FOR just the briefest of moments on Thursday night, Nigel Lutton was able to bask in the glory of his new status as the single unionist candidate for the Mid Ulster by-election.
Not only had he the unanimous endorsement of the respective Ulster Unionist and DUP constituency associations and their party leaders, but he had also received the approval of Jim Allister’s TUV and arch sceptic Willie Frazer, the victims’ campaigner who himself had been poised to enter the Mid Ulster race.
It was the shortest of honeymoons for the son of a murdered RUC reservist. Within a matter of hours South Down MLA John McCallister had resigned from the Ulster Unionists over the issue and Lagan Valley’s Basil McCrea swiftly followed suit yesterday morning.
But if Mr Lutton was torn over inadvertently creating a fresh storm with the UUP, he hid it well yesterday in Portadown.
While stressing his regret that Mr McCallister and Mr McCrea had resigned, he believes there is no future in yet another unionist party.
He said: “It’s heartbreaking to see John McCallister and Basil go but from listening to the people on the ground, who want unionist cooperation, it’s hard to think that me standing as a unionist candidate will do anything but strengthen the Union.
“It’s about building for the future and this is an example of what unionism can do. I wish both of them all the best but I honestly don’t think a new unionist party will come to anything.
“In my opinion everyone and every constituency wants unionist cooperation. How can anyone stand in the way of this? It’s been unanimous. Both constituency associations supported myself as a candidate.”
Between now and election day, much of the media frenzy may turn to Mr Lutton’s tussle with Francie Molloy, the veteran politician who Sinn Fein want to succeed Deputy First Minister Martin McGuinness as Mid Ulster MP.
In 2007, DUP MP David Simpson used parliamentary privilege to name Mr Molloy as having been suspected of involvement in the killing of Mr Lutton’s father Eric, who was shot dead by the IRA in May 1979. No one has ever been convicted of the killing and Mr Molloy has always vigorously denied any involvement.
Mr Lutton insisted the prospect of facing the Sinn Fein man at the ballot box was not an influence on his decision to accept overtures from the two main unionist parties earlier this week.
“To be quite honest it would not matter who it was, I would have accepted,” he stressed.
“He is not in my thoughts at all. It’s not about him, it’s not about personal issues, it’s about cooperation and being a single unionist candidate. I was asked to do this because I’m someone who has worked extensively in victims’ issues, and I’m supported by both parties.
“There will be some emotional impact, but I won’t dwell on it. There are mechanisms for dealing with the past with the Historical Enquiries Team (HET) and to dwell on your past and seek revenge destroys the victim. You should focus on the future. This is not about me or the past.”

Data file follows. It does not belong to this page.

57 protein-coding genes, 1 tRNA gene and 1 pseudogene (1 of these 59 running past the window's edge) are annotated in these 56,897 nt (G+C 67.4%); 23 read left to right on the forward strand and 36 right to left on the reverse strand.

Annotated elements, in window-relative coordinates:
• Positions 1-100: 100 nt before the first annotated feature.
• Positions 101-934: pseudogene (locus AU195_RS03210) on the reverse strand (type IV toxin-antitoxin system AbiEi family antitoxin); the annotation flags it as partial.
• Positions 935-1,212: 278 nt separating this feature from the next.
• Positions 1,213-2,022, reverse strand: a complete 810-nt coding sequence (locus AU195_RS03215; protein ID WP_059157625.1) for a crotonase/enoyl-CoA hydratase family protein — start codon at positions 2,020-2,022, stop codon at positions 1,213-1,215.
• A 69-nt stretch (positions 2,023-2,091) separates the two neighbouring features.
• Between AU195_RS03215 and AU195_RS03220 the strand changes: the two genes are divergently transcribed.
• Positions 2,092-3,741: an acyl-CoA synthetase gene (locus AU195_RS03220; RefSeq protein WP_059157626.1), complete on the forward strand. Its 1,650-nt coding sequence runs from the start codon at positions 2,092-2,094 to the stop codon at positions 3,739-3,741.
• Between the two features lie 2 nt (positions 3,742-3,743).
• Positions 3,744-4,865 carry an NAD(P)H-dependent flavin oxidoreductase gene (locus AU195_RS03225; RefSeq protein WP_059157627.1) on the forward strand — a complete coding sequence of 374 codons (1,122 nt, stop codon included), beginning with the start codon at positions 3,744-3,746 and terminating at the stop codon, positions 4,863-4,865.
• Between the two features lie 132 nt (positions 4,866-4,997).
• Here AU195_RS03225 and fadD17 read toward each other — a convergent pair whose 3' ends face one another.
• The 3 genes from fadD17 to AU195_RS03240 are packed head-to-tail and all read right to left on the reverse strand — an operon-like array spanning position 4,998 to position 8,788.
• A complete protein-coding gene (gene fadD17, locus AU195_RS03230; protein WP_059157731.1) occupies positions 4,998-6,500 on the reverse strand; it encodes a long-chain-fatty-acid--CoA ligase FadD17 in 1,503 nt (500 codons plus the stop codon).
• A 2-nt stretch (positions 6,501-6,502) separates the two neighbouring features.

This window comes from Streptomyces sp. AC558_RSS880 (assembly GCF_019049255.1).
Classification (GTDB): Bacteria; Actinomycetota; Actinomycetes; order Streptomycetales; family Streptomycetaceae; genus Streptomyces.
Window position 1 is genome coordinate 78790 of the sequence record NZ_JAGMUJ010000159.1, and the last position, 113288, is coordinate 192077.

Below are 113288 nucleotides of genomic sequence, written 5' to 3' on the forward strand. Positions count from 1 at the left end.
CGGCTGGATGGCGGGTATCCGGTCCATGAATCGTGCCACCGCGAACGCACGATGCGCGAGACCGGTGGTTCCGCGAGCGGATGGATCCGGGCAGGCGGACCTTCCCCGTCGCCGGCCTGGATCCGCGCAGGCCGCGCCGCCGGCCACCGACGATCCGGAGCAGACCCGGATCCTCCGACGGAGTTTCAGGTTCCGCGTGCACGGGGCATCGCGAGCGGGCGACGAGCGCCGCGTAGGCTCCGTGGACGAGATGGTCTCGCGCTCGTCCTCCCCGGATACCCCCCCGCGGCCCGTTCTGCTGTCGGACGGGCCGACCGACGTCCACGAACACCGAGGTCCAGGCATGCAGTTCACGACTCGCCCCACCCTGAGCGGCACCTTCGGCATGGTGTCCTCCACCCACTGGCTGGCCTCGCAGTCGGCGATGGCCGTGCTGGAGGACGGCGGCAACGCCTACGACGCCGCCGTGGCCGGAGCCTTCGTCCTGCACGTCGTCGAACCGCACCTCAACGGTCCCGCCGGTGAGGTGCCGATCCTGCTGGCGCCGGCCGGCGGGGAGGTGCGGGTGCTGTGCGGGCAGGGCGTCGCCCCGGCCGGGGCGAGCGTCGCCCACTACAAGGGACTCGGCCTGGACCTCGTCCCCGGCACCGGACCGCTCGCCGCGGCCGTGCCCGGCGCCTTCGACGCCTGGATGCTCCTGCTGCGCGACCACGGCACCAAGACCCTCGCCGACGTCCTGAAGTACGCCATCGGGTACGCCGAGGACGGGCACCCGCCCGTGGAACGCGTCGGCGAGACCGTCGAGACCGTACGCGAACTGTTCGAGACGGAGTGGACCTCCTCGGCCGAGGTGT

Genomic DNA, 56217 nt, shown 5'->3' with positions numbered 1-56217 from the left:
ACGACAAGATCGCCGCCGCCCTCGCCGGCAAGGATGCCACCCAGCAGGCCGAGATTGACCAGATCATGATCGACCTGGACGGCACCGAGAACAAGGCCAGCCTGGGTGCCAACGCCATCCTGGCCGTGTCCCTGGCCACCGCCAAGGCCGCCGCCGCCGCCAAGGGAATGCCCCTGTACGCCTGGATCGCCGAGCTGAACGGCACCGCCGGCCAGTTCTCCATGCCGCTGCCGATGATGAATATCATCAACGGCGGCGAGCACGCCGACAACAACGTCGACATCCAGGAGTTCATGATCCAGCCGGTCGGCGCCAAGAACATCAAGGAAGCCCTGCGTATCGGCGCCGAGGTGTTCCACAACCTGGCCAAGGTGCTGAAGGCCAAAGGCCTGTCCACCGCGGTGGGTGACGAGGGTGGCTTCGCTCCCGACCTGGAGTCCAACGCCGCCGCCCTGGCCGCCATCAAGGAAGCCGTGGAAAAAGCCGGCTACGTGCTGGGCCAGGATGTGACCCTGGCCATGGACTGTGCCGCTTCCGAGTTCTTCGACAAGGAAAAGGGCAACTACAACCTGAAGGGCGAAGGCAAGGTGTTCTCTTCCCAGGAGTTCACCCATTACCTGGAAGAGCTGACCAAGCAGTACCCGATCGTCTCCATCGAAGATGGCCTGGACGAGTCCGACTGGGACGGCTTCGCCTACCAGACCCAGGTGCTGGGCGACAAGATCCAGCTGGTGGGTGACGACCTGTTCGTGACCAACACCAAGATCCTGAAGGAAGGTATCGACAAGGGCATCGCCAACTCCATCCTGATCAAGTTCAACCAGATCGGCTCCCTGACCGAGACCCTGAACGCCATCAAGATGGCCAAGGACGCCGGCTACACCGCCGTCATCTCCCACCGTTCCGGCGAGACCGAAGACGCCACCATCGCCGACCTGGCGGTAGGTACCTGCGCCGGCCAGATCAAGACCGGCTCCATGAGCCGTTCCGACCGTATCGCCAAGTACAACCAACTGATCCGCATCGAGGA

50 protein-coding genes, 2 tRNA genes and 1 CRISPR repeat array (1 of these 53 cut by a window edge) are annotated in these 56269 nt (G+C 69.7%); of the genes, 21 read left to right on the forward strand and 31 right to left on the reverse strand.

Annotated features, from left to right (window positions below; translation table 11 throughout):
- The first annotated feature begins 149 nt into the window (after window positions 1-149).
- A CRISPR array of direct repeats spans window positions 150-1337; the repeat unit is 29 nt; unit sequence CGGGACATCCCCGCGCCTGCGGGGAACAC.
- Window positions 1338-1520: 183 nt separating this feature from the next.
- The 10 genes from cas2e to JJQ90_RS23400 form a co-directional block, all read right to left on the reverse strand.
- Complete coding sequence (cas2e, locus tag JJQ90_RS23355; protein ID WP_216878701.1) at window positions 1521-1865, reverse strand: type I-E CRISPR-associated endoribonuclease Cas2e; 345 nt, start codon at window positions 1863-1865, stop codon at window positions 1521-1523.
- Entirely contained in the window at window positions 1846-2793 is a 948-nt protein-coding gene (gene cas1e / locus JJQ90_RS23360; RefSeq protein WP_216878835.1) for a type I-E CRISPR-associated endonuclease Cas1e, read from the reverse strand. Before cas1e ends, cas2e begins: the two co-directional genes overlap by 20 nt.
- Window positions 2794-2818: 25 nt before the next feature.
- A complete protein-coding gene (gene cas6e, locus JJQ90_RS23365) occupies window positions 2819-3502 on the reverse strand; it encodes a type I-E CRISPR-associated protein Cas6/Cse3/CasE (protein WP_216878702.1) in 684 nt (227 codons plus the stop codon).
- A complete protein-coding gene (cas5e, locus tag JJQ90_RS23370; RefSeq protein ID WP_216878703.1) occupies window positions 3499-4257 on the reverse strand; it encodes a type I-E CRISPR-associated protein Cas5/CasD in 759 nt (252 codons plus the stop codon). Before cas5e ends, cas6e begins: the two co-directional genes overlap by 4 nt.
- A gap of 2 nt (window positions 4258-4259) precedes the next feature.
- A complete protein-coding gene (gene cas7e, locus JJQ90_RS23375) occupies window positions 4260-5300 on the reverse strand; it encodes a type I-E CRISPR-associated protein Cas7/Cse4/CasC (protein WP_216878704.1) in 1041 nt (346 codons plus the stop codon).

Mr Lutton’s background in victims’ groups traces back to his father’s murder. Eric Lutton, who had resigned from the RUC police reserve just two weeks before his death, was closing the front gates of the Argory National Trust property near Dungannon when two Provisional IRA gunmen opened fire using Belgian FN assault rifles.
“The pain remains, as it does for the thousands of victims,” he continued.
“What happened led me into working with victims. I started off myself helping individual victims in the mid-Ulster ‘murder triangle’ area. It grew from that to working for the cross-community group Wave Trauma Centres.
“I work in the funeral trade and I have counselling skills there. Being a victim myself is what drew me into helping in that field. I’m also not aligned to either party – I’ve too many friends in both parties.”
The election race will be a relatively short one, limiting the strain on Nigel’s health. Several years ago he suffered a pulmonary embolism, a blood clot in the lung that could have killed him.
He said: “There was no pre-empt. It was just bang. I was standing in the kitchen and I got massive chest and arm pain. A man being a man, I refused to go to hospital. But at 4am I didn’t refuse to go because I thought I was having a heart attack. I was unconcerned, everyone around me was panicking, but I was resuscitated. I was in hospital for a fortnight and off work for three months.
“It’s something that will be with me the rest of my life. As long as I take it in my stride I will be OK. I take medication every day and it gets me out of the hoovering.”
Mr Lutton, a former Young Unionist and researcher at Mr Simpson’s DUP constituency office in Portadown, may dream of being an MP, but the maths suggests he is fighting a losing battle.
Only 30 per cent of the Mid Ulster electorate is unionist and despite him having a strong record of representing victims from both sides of the community, it would take a seismic upset for a solidly nationalist constituency to return a unionist on March 7.
But there is a bigger picture here, and that, Mr Lutton says, is delivering a model of unionist cooperation.
He said: “You don’t enter a race to lose. The people have been crying out on the ground for cooperation from all the unionist parties. Each unionist party has a distinct identity, they are monoliths, but they can cooperate too. Is this a future model? It’s certainly an example of what can be done.”
And if Eric Lutton could see his son now, at the forefront of Northern Ireland politics, with almost the entire unionist family uniting behind him, what would he think?
He said: “I think he would be glad to see that his son was liked generally across the spectrum. Hopefully he would be proud of me.”